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What is birthright citizenship, and why has it been in the news lately? Birthright citizenship is a Constitutional principle stating that any person born in the United States is a citizen, regardless of the immigration status of that person’s parents.

The concept became a hot topic in the recent presidential election for two reasons. First, as part of President Trump’s attack on noncitizens, he and his administration threatened it would attempt to eliminate birthright citizenship in Trump’s second term. Second, the far – right has ignorantly argued that Vice President – Elect Kamala Harris cannot serve because she would be excluded from becoming President, should President – Elect Biden be unable to serve, because she was born to immigrants. Harris was born in California and thus has birthright citizenship.

Constitution Grants Right 

The Fourteenth Amendment to the United States Constitution confirms birthright citizenship as the law of the land. The Amendment states, “all persons born or naturalized in the United States, and subject to the jurisdiction thereof, are citizens of the United States and of the state wherein they reside.”

Adopted by Congress in 1868, the Fourteenth Amendment was one of the Reconstruction Amendments passed in the Civil Rights Act of 1866 to benefit former slaves after the Civil War. Congress passed the Civil Rights Act to extend citizenship to freed slaves. That Act was the first mention in the U.S. of the principle of birthright citizenship: “All persons born in the United States, and not subject to any foreign power…are hereby declared to be citizens of the United States.”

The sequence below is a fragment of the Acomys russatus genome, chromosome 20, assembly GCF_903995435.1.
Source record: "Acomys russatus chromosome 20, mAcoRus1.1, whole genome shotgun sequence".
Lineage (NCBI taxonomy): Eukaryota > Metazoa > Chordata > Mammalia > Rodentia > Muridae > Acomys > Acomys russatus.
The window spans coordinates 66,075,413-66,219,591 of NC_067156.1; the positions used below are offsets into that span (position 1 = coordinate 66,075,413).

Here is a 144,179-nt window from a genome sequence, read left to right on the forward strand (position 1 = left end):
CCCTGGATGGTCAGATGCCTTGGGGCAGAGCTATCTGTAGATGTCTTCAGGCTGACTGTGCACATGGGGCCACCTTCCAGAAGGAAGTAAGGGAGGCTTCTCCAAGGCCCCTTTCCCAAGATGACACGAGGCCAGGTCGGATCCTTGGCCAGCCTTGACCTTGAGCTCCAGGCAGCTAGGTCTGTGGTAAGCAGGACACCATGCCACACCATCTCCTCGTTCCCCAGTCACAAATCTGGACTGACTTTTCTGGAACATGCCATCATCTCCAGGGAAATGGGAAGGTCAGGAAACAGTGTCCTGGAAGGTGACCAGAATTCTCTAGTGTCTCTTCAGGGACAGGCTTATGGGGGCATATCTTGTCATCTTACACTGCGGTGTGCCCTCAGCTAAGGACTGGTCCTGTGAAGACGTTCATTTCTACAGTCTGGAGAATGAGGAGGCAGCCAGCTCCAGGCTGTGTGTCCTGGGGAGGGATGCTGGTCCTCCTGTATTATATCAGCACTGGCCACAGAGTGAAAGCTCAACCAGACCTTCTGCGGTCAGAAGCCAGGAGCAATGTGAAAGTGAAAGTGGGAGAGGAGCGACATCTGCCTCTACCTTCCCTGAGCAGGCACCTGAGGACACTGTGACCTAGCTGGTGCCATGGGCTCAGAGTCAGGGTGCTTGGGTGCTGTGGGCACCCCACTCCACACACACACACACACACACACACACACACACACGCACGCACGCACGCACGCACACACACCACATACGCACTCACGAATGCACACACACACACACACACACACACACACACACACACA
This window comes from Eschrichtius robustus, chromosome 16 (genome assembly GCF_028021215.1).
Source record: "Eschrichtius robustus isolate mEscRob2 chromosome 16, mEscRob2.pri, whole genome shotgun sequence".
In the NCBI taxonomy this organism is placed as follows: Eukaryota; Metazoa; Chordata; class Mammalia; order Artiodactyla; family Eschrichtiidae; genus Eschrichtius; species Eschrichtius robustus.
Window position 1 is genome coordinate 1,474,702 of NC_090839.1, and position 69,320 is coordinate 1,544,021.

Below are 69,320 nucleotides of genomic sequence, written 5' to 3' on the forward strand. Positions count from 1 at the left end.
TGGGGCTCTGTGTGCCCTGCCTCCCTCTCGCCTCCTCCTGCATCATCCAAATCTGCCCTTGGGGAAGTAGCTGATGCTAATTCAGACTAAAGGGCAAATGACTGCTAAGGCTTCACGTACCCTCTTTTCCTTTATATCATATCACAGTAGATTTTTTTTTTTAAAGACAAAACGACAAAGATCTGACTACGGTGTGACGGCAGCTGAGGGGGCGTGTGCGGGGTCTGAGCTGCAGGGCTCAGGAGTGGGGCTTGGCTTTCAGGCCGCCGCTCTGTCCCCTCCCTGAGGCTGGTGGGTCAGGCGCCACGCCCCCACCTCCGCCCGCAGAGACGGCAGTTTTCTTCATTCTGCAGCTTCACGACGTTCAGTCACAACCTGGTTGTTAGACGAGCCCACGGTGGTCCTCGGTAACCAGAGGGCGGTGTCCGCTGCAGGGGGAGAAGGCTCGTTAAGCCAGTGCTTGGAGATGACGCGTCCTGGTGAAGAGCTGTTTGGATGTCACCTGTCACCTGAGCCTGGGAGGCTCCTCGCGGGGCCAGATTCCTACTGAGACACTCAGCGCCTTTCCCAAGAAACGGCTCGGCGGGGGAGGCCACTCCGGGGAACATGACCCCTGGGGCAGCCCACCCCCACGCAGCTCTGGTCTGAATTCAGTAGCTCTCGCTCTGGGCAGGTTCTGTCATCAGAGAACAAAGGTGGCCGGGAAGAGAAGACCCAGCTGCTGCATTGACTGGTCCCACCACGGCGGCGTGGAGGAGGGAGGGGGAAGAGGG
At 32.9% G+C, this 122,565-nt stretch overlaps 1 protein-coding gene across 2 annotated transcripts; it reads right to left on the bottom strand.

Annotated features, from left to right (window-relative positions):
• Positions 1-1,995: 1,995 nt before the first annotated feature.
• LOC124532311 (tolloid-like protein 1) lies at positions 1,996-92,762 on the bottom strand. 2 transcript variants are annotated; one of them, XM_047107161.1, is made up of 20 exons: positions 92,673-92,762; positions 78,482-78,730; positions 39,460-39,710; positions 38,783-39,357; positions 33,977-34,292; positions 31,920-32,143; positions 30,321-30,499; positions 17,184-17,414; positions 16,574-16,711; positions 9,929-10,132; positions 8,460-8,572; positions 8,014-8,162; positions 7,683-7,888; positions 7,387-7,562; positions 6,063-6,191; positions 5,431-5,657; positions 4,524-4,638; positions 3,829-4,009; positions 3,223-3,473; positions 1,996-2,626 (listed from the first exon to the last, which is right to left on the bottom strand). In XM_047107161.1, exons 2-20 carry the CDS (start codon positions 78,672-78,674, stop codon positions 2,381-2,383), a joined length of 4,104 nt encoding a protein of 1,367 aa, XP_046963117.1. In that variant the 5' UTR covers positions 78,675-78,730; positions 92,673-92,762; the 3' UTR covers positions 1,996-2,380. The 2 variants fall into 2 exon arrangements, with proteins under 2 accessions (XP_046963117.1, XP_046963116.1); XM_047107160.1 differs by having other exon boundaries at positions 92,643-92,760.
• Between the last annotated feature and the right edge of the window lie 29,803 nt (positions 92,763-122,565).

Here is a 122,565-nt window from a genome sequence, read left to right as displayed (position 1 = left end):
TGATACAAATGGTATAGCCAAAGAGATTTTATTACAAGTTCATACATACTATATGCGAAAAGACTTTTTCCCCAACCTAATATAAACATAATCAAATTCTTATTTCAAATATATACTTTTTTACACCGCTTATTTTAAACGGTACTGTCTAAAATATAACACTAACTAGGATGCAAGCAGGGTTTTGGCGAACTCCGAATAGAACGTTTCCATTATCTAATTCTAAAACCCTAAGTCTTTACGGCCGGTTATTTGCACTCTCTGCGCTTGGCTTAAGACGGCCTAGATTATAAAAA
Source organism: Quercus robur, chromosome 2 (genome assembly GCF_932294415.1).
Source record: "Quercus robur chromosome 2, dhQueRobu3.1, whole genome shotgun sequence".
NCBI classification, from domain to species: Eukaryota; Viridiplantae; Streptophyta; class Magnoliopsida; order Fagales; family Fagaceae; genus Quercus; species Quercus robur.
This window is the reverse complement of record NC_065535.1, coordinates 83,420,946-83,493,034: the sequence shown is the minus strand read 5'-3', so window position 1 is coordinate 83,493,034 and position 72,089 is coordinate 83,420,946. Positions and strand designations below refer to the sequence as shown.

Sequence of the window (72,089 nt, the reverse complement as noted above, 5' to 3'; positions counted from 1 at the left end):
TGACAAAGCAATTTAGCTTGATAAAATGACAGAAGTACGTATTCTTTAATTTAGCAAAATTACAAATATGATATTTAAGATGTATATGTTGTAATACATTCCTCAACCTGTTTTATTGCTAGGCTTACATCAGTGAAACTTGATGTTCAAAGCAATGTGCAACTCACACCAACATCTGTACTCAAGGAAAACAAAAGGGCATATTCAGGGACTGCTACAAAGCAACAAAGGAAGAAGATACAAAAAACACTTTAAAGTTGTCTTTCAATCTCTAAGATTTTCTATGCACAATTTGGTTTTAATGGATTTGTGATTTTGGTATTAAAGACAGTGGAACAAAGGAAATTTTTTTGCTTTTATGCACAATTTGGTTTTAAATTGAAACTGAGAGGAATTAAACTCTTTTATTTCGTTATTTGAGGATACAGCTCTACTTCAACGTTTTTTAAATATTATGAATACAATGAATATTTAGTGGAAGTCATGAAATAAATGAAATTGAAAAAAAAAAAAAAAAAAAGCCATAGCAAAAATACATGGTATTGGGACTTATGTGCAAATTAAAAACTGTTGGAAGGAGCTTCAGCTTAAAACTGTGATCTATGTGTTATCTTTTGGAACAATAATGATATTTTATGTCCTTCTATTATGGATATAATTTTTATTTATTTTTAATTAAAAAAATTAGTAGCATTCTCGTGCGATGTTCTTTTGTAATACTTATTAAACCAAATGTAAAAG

The concept of birthright citizenship also dates back to the English common law concept of jus soli – the country of birth determines citizenship.   

Upheld by Supreme Court

Although birthright citizenship has been challenged through the years, the U.S. Supreme Court has defended the principle against attack. The most notable case is from 1898, United States v. Wong Kim Ark. In that case, Ark was the US-born child of Chinese nationals living in the United States. At the time, federal law prohibited Chinese immigrants from becoming American citizens. Ark’s birthright citizenship was called into question when he returned to San Francisco from a trip abroad and attempted to enter the United States. The Supreme Court ruled that under the Fourteenth Amendment’s citizenship clause, Ark was a U.S. citizen based on his birth in the U.S. 

Today children born in the U.S. do not face the same issue because birthright citizenship is firmly entrenched and counties issue birth certificates to every child born in the U.S., regardless of their parents’ nationality or immigration status. 

Birthright Citizenship Questioned 

Still, though, birthright citizenship continues to be questioned by those looking for ways to punish undocumented immigrants. It is one thing to question how the government deals with undocumented immigrants. It is quite another, though, to advocate punishing innocent children born and raised in the U.S. as Americans. 

DO YOU HAVE QUESTIONS ABOUT BIRTHRIGHT CITIZENSHIP? CONTACT ANTONINI & COHEN WITH ALL YOUR IMMIGRATION QUESTIONS. WE ARE HERE TO HELP. 

THE ATTORNEYS AT ANTONINI AND COHEN CREATE AND DEFEND THE OPPORTUNITY FOR INDIVIDUALS, FAMILIES, AND BUSINESSES TO SEEK AND ACHIEVE THE AMERICAN DREAM.Visit us online or call us at (404) 850-9394. 

 

 

 

 

Marshall Cohen
Marshall Cohen

Marshall Cohen is one of the founding principals of Antonini & Cohen. Admitted to the Georgia Bar in 1989, he has practiced immigration law exclusively for over 30 years. Mr. Cohen practices all areas of immigration law including family and employment cases, temporary and permanent visas, naturalization, deportation defense, and federal litigation.

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